Five Questions With Silver Screen And Roll

I swapped questions with Chris over a SS&R for the series starting today.  They don't have my answers to their questions just yet, but here is their response to mine:

1. The Lakers struggled down the stretch and had their hands full against the Thunder. What's the biggest reason(s) for their lack of dominating play late?


There are two reasons the Lakers struggled down the stretch. The first is injuries. Bynum missed a bunch of games down the stretch, but the far more important injuries were the ones slowing down Kobe Bryant. At one point this season, he at least 3 different injuries: his famously broken finger, a sprained ankle, and tendonitis in his knee. I'm not sure which injury was doing what, but it was turning Kobe into a shell of his former self. The other issue was shooting. The entire Laker team decided to go into a shooting slump together. Derek Fisher couldn't shoot, Ron Artest couldn't shoot, Kobe couldn't shoot, the bench couldn't shoot. Without that spacing, the triangle offense broke down, and the Lakers really struggled to pick up points. For whatever reason, both of these issues seem to be clearing up nicely. Fisher, and everyone else not named Ron Artest, have found their strokes, all the injuries are returned (though Andrew Bynum did pick up a new one, severity unknown) and Kobe has had games where he looks like Kobe again.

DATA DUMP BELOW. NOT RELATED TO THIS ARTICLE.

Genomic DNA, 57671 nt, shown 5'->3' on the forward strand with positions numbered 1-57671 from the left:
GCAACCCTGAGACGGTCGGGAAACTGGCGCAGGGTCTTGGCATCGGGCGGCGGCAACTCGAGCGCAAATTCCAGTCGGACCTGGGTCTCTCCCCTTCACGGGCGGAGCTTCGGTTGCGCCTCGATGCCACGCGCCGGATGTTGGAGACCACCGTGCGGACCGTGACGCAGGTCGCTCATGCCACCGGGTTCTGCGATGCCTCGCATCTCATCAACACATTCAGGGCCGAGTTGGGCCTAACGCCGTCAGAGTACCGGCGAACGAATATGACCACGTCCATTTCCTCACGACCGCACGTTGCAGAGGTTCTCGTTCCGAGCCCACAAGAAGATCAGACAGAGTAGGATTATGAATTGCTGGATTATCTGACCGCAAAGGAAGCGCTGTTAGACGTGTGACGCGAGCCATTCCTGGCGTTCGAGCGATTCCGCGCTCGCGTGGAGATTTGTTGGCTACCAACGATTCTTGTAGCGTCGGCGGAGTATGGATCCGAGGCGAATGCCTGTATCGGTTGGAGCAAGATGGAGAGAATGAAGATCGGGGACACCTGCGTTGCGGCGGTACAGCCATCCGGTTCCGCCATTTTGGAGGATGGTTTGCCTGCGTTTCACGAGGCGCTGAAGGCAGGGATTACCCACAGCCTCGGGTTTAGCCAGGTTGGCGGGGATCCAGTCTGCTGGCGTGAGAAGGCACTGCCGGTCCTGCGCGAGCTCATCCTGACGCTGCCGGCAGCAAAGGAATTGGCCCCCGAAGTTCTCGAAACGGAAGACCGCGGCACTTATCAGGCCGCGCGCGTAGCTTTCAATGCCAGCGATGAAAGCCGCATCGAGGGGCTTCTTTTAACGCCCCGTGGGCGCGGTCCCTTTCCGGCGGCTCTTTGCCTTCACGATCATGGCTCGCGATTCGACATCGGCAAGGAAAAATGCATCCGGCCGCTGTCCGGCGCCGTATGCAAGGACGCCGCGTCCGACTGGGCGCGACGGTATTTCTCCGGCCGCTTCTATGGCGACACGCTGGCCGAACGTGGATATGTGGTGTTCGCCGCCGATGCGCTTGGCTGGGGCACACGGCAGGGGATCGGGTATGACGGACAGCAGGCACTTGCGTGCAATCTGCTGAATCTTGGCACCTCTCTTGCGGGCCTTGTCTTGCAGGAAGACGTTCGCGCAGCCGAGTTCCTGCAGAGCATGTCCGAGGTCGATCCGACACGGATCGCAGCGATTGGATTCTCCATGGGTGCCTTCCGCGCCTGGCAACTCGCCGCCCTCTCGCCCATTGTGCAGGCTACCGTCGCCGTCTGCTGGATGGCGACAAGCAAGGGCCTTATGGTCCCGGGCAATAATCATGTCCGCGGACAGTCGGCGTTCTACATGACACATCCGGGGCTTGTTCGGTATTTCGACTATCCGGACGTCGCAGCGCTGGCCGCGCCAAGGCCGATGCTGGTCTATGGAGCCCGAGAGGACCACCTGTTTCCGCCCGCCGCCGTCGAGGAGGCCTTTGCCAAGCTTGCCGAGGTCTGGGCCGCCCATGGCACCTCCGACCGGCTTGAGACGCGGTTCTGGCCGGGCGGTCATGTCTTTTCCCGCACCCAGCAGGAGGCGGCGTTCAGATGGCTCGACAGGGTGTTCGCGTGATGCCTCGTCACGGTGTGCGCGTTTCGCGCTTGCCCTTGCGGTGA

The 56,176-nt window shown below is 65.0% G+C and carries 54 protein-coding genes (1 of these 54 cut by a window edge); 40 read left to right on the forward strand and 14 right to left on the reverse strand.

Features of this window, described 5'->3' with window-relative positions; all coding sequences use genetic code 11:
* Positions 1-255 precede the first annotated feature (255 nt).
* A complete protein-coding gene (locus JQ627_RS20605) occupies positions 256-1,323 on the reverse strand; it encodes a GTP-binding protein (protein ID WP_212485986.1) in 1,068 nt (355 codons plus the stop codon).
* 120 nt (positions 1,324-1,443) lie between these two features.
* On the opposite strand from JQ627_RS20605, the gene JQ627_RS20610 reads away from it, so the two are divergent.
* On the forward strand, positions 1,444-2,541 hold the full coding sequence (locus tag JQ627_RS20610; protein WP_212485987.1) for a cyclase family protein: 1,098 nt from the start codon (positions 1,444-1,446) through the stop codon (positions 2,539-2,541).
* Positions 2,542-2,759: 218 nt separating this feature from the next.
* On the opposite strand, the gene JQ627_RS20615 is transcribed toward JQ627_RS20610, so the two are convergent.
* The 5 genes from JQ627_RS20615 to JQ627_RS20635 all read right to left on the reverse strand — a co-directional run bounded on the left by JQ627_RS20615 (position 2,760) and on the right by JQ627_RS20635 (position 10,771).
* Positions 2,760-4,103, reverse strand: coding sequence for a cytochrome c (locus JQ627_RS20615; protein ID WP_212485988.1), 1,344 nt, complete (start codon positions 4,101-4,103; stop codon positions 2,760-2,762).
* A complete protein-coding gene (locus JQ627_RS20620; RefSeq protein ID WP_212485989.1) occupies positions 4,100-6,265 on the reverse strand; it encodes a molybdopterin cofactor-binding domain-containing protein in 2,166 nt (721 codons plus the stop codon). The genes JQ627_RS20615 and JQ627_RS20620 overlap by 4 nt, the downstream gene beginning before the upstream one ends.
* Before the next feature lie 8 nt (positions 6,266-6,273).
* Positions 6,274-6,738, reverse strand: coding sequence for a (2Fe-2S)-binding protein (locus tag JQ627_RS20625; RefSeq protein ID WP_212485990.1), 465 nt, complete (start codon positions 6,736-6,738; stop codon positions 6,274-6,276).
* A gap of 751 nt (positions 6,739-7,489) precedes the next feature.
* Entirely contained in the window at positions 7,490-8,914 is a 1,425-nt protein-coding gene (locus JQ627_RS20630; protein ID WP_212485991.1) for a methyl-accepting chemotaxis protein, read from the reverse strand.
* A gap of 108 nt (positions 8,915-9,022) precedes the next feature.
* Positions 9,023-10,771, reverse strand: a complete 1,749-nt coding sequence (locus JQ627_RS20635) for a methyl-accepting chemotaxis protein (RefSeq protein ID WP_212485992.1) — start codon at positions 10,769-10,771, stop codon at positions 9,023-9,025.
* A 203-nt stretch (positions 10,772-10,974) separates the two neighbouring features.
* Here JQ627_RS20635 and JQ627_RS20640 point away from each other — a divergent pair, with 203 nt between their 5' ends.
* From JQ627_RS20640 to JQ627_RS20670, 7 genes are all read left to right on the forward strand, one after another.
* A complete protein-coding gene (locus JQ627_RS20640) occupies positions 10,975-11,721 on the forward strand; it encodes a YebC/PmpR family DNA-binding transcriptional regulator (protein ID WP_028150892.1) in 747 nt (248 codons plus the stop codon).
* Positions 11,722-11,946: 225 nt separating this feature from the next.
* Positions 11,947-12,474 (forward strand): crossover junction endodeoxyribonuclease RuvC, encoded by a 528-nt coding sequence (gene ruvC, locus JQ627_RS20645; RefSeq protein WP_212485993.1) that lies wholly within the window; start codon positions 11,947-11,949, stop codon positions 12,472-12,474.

As for the Thunder, that's a different story. OKC was a struggle because they have the most athletic team in the league, and the comparison with the old guard on the Lakers was dramatic. That athleticism led to the Thunder getting a huge advantage at the line. I know a Lakers fan must tread carefully in questioning officiating, but I wouldn't be doing my job if I didn't mention the FT disparity between games in Staples Center and the Ford Center was huge, with OKC getting 20+ more FT attempts in the three games in OKC. At Staples, the two teams shot FTs just about equally. The Ford Center's crowd was incredible, and that energy kept refs friendly and the Thunder in all their home games.

2. It doesn't seem to matter how poorly the Lakers might be playing, they always have a mental advantage over the Jazz. They definitely have the talent as well. How do you see them stepping things up in this series?


I don't know that the Lakers will step things up. In fact, it's more likely they'll step things down. I love the Lakers, but I'm not blind to the fact that this is an arrogant team, and they know exactly what they've done to the Jazz over the past few seasons. They'll see a Utah team decimated by injuries and think "We really only need to try in the 4th quarter". Sadly, they are also probably right. Over the past three years, Jazz-Lakers has not been a pretty sight for your side of the line. L.A. is 16-6 against the Jazz since 2008, and all 6 victories are in Utah. With three of the first 4 in L.A., Utah will have to be at their best just to get to a 3rd game at home in this series.

3. Deron has always played well against the Lakers. Outside of him, is there a player or players that concern you?